Publications / Listening to Black Californians with Disabilities

Listening to Black Californians with Disabilities

Approximately one in five Listening to Black Californians survey respondents (19%) reports having a “disability of any type (such as mobility, cognitive, visual, or sensory).” Reports of disabilities among Black Californians rise markedly after age 55, with more than half of respondents (54%) age 55 or older reporting disabilities.

Two in five Black Californians with disabilities (42%) have incomes below 200% of the federal poverty level, compared to one in four (26%) of those without a disability. Black Californians with disabilities are more likely than those without them to be covered by Medi-Cal (30% vs. 20%) or Medicare (32% vs. 14%) and less likely to be covered by private insurance (34% vs. 64%).

Black Californians with disabilities experience high rates of both serious physical health conditions (65%) and mental health conditions (48%).

The Takeaway

Black Californians with disabilities regularly receive health care and engage in health-seeking behaviors. Yet they often face discrimination or poor treatment when seeking care. Policymakers and health care providers should recognize and address the many challenges that Black Californians with disabilities face when seeking and receiving health care.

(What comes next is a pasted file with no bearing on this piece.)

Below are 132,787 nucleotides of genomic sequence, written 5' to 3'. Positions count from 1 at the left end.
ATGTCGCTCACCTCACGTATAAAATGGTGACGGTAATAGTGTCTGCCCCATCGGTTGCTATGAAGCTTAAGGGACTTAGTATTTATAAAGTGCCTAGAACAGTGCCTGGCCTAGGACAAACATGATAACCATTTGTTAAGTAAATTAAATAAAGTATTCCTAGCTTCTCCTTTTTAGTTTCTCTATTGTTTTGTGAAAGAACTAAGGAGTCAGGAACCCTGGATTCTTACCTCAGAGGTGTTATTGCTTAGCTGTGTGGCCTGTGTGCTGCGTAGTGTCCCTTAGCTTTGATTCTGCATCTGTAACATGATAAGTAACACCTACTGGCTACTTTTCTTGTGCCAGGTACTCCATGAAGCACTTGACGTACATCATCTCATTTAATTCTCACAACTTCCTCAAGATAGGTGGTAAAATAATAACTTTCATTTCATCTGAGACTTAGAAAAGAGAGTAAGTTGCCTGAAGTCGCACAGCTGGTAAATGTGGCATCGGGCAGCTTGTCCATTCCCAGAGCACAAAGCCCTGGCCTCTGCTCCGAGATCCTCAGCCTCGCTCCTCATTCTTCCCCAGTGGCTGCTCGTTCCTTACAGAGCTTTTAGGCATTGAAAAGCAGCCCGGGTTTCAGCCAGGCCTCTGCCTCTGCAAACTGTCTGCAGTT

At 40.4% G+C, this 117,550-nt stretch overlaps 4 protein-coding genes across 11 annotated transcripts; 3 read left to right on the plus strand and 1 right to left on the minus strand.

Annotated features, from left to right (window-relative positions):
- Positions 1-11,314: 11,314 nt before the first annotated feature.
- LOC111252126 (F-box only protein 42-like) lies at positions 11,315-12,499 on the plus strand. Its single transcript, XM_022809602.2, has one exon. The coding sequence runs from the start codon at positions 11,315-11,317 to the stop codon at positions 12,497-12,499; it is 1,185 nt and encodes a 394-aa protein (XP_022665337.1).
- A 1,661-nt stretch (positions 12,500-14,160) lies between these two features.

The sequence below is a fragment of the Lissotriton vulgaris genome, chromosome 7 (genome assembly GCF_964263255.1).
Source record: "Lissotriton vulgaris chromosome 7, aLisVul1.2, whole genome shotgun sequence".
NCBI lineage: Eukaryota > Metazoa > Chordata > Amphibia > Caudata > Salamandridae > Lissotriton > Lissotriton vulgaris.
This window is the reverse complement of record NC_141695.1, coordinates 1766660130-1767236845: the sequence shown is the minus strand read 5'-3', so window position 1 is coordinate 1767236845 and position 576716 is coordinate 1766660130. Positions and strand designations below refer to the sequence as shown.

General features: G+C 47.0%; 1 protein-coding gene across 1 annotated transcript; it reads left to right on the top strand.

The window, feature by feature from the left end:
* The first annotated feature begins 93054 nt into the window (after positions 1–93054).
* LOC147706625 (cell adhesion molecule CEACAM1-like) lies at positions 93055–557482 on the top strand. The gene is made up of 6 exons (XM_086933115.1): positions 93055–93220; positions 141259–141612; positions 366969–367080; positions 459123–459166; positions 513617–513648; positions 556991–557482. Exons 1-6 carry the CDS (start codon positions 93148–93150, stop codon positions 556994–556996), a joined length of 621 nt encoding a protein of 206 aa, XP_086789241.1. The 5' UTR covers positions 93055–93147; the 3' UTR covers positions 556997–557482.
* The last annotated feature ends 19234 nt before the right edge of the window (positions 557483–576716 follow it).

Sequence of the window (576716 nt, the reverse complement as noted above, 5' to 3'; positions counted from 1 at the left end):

Key Findings

Black Californians with Disabilities Frequently Interact with the Health System While Tending to Their Health

Black Californians with disabilities are frequent users of the health care system. In the year before the survey, 94% of Black Californians with disabilities reported at least one visit with a doctor or health care provider, and 52% reported having five or more visits. More Black Californians with disabilities than without them report receiving a routine checkup (80% vs. 74%), routine or preventive screenings (81% vs. 71%), and care or treatment for a chronic illness (57% vs. 24%).

Like other groups of Black Californians highlighted in this series, those with disabilities engage in a variety of activities to manage and improve their physical and mental health.

Black Californians with Disabilities Routinely Experience Negative Treatment from the Health Care System

Black Californians with disabilities are significantly more likely than those without disabilities to report negative health care experiences, including symptoms not being taken seriously and a provider not believing them or suggesting they were to blame for a health problem.

Black Californians with Disabilities Often Avoid Care or Adopt Protective Behaviors When Seeking Care

Nearly two in five Black Californians with disabilities (38%) report avoiding care because they felt they would not be treated fairly or with respect, which is significantly more than those without disabilities (23%).

Respondents with disabilities also deploy various strategies, such as signaling their education to providers, to increase their chances of being treated with respect when seeking health care.

Key Areas for Action

Disability experts recommend the following strategies to address the inequities that Black Californians with disabilities face:

  • Enforce compliance with the Americans with Disabilities Act, the Affordable Care Act, and the Rehabilitation Act of 1973.
  • Include people with disabilities in state data collection efforts.
  • Train health care providers on holistic care for people with disabilities.
  • Recognize disability as a part of diversity, equity, and inclusion efforts.

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